I remembered a third way of defining a Reflexmate: W & B play in opposition to reach a position where they can h#1. This seems to be sufficient. No additional condition like “should #1 if possible”. The moment a h#1 position is reached, the contract is met. Of course, there’s no need to muddy the waters further by adding this definition here!

Selfmates and Helpmates are in separate sections in FA, WCCT, WCCI, World Cup, YCCC, Olympic as also in most columns due to historical/convenience/familiarity/popularity/volume/judging/etc. reasons. Not because they are inherently “non-fairy”. I think the term “Heterodox” used by Vlaicu in his post may refer to such cases which are not orthodox, but have become so familiar that it seems strange to call them fairies.

Last edited 1 month ago by shankar ram
Dmitri Turevski
Dmitri Turevski
October 28, 2020 08:45
Reply to  shankar ram

That’s very interesting, thanks, I believe I did not know this one!
However, that’s not exactly a “h#1”, it’s a “h#1 Half-duplex” – that is, other side is to fulfill the stipulation from that point. This could be an important difference.

shankar ram
shankar ram
October 28, 2020 09:57

How so? For example, in a r#2, there are 4 plies: W1/B1/W2/B2. After the key, after any B1, the position is a h#1 for W. Similarly, in a genuine reflex try, only 3 plies are required: W1/B1/W2 and the position after W1 is a h#1 for B.

Dmitri Turevski
Dmitri Turevski
October 28, 2020 13:05
Reply to  shankar ram

That’s exactly my point.
h#1 stands for helpmate in one. “A helpmate is a type of chess problem in which both sides cooperate in order to achieve the goal of checkmating Black” (this is from Wikipedia, but similar definition can be found in virtually any other source).
Therefore, a type of problem where both sides cooperate to checkmate White is not a helpmate.
It may be called “a h#1 for W”, however, “h#1 half-duplex” sounds more conventional to me, as that’s how it is recognised by Popeye for example (Stipulation h#1 Option HalfDuplex).
It’s a nice and subtle trick though 🙂

shankar ram
shankar ram
October 28, 2020 18:40

…where they can h#1“. “They” = W or B. So the mated side can be B or W. That’s my interpretation. But I agree it may not stand scrutiny!

Dmitri Turevski
Dmitri Turevski
October 28, 2020 14:22
Reply to  shankar ram

It also seems that “W & B play in opposition to reach a position where they can h#1 [for W]” w/o additional conditions only works for semi-r#
In opposition play black defend not by not letting white to reach the aim, reaching the same aim themselves achieves them nothing. In a reflexmate black defends because white is forced to mate and checkmate ends the game. In the above definition nothing forces white to checkmate after 1. W1? B1!

This can be more easily understood if we change the aim from checkmate, to “reach a certain square”, for example.
Black cannot defend by reaching this square themselves first! White is still might be able to reach the aim after that.

nicolas dupont
nicolas dupont
October 28, 2020 15:48

Yes, r# is double-face. The semi-r# is a “normal” stipulation/goal and there is a (white) reflex in addition. Note that this additional condition can be defined for other stipulations, even for proof games, as shown in 1257.
Hence it looks like the basic stipulation is semi-reflex, and reflex should be handled as a condition which apply to (almost) different kinds of stipulation. Saying otherwise r# should not be classified as a stipulation, but as a mixed stipulation “semi-r#” and condition “white reflex”.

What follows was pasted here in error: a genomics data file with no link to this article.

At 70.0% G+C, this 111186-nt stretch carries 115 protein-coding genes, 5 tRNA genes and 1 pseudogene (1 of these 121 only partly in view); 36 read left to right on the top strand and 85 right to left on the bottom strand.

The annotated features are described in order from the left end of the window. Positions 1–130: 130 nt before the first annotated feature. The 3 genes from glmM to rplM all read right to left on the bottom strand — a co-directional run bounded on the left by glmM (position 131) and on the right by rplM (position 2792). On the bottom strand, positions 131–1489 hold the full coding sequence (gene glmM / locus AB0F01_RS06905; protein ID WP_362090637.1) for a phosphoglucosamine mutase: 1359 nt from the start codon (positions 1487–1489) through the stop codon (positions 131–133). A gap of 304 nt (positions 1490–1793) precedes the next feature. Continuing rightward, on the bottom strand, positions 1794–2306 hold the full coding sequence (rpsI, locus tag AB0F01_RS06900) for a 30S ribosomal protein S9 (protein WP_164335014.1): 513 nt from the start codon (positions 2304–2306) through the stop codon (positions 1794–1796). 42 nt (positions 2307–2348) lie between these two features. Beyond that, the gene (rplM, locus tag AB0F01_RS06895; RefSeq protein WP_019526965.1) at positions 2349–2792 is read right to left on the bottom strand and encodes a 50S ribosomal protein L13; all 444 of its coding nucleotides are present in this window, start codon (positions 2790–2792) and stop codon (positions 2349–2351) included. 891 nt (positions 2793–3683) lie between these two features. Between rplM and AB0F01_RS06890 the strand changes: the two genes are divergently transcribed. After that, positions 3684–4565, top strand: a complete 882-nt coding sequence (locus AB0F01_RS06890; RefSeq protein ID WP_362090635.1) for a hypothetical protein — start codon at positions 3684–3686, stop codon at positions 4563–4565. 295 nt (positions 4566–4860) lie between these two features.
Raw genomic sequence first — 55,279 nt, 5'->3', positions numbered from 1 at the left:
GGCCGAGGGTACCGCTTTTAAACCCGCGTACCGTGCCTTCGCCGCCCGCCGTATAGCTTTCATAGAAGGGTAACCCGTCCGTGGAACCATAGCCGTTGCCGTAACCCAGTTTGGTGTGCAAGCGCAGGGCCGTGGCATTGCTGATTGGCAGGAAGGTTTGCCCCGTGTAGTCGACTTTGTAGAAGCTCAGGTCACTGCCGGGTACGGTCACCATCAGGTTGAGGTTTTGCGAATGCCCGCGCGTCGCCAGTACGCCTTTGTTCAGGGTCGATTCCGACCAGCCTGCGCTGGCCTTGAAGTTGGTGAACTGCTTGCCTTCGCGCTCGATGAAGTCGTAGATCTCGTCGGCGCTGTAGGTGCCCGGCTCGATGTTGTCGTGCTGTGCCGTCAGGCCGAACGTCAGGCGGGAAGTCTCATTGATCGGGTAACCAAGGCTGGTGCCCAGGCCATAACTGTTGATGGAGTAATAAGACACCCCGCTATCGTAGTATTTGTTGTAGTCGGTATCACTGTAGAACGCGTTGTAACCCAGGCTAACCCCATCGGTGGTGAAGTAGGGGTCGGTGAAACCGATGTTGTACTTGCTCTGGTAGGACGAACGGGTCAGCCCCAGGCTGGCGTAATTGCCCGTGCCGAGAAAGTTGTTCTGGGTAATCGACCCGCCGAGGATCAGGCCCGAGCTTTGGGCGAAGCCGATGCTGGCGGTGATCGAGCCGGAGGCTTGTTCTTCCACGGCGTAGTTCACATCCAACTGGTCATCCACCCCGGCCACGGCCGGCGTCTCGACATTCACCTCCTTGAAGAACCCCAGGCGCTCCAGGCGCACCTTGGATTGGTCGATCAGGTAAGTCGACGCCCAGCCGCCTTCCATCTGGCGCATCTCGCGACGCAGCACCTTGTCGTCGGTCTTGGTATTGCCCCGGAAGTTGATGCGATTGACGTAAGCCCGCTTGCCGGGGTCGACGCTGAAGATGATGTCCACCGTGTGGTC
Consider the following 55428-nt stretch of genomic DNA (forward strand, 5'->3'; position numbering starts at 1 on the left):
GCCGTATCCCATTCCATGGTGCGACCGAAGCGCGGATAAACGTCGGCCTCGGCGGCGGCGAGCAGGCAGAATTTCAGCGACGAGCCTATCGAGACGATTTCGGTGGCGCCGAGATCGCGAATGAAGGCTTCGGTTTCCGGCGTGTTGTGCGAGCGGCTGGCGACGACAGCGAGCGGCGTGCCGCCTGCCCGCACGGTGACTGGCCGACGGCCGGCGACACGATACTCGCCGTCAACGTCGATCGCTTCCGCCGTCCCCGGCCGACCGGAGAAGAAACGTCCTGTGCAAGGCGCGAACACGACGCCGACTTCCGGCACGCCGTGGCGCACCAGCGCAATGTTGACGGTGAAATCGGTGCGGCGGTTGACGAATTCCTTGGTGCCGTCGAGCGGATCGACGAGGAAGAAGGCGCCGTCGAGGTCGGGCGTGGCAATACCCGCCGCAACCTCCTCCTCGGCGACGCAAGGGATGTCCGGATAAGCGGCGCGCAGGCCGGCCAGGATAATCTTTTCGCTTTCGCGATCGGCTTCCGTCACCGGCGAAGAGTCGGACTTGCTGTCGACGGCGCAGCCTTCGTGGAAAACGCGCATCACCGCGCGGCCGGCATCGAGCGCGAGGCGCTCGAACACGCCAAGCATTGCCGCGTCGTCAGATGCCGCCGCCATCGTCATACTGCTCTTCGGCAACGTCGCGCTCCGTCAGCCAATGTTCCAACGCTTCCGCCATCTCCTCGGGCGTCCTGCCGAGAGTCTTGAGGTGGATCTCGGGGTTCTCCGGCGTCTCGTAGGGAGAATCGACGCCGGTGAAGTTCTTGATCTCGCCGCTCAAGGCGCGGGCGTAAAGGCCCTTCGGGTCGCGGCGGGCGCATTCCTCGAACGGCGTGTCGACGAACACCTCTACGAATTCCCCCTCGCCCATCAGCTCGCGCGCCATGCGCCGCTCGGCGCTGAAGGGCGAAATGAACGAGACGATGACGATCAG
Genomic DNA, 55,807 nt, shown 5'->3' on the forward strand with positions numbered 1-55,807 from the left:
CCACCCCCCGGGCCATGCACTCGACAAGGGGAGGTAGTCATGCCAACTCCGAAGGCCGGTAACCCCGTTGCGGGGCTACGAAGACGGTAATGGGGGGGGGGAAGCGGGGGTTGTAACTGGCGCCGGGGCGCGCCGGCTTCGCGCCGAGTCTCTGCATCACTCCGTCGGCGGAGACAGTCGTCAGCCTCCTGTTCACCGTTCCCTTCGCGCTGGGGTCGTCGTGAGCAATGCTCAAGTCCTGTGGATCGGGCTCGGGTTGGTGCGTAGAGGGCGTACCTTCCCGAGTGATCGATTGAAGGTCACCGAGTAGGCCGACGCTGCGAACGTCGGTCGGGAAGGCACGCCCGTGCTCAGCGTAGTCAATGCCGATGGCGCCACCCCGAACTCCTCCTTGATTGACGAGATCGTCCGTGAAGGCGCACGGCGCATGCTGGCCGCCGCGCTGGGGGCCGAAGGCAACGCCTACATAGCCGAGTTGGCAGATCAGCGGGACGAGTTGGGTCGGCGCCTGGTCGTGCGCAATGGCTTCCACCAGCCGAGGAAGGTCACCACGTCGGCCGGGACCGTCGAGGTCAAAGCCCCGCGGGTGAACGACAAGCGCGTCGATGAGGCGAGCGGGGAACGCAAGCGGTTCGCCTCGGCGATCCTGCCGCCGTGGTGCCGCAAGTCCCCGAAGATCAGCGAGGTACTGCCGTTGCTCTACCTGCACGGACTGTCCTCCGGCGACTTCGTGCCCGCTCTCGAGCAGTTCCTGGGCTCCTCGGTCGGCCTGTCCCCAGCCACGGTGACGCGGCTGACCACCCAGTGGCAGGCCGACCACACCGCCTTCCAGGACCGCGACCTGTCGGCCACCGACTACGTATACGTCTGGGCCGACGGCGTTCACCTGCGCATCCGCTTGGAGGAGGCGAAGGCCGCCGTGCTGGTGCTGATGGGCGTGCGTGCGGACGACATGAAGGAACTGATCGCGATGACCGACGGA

On the other side r# is not fairy to my mind, just because each solution under this genre is a valid ending of an OTB game (ending because the diagram position is generally not the initial position of the chess game).
The case where the goal is not checkmate/stalemate is interesting. It is always classified fairy, whatever is the stipulation, and I agree with that. Indeed a solution where the goal is not such a terminal move does not correspond to a valid ending of an OTB game. To my eyes this is the right method to classify the fairy/not fairy genres. 

Dmitri Turevski
Dmitri Turevski
October 28, 2020 21:22
Reply to  nicolas dupont

On the other side r# is not fairy to my mind, just because each solution under this genre is a valid ending of an OTB game

This would also be true for Maximummer.

nicolas dupont
nicolas dupont
October 28, 2020 22:12

Yes indeed, mainly because checks are orthodox and parrying a check too in Maximummer (unlike eg Monochromatic). But it doesn’t really matter for fairy/not fairy classification I think, because it is a condition and not a stipulation/aim. Each condition might be considered fairy even if no illegal orthodox moves are allowed (Maximummer is just a particular choice in the set of orthodox legal moves).
A funny thing is that, if one follow my own taste, reflex defined as a stipulation is not fairy, but reflex defined as the stipulation “semi-r” plus condition “white reflex” (my favorite approach), becomes fairy! Btw semi-r is a bad name to my mind because there is by no way something reflex in it.

Dmitri Turevski
Dmitri Turevski
October 28, 2020 23:45
Reply to  nicolas dupont

Is there such a thing as a non-fairy condition? I would assume no, but I’m open for ideas. (What is a condition? Alteration of the rules?)

I believe “reflex” in semi-reflex stands for black acting upon their reflexes: see prey – snatch prey, see checkmate – go for it. That sort of analogy. Can be semi if White refrains 🙂

nicolas dupont
nicolas dupont
October 29, 2020 01:21

“Is there such a thing as a non-fairy condition?”
Is there such a thing as a non-fairy piece, except the usual ones?  
For example one can define (if not already done) a “maximummer piece” – an orthodox piece with restricted legal moves. Each sequence involving maximummer piece(s) would be a legal orthodox sequence, but probably such a piece should nevertheless be considered fairy.

Dmitri Turevski
Dmitri Turevski
October 28, 2020 22:03
Reply to  nicolas dupont

white Ka1 Pa2
black Kc1 Sb3
how many last moves?
a) orthodox b) semi-reflex

nicolas dupont
nicolas dupont
October 28, 2020 22:35

Yes I see your point ha ha! -1 Sd4-b3+ is orthodox legal but semi-reflex illegal as black should have played -1 Sd4-c2# You’re right there is a slight difference between “being able to checkmate” in help-play and “being forced to checkmate” in semi-reflex.

Dmitri Turevski
Dmitri Turevski
October 29, 2020 01:00
Reply to  nicolas dupont

Yep, that was the point. But mustn’t the last move have been a capture?

shankar ram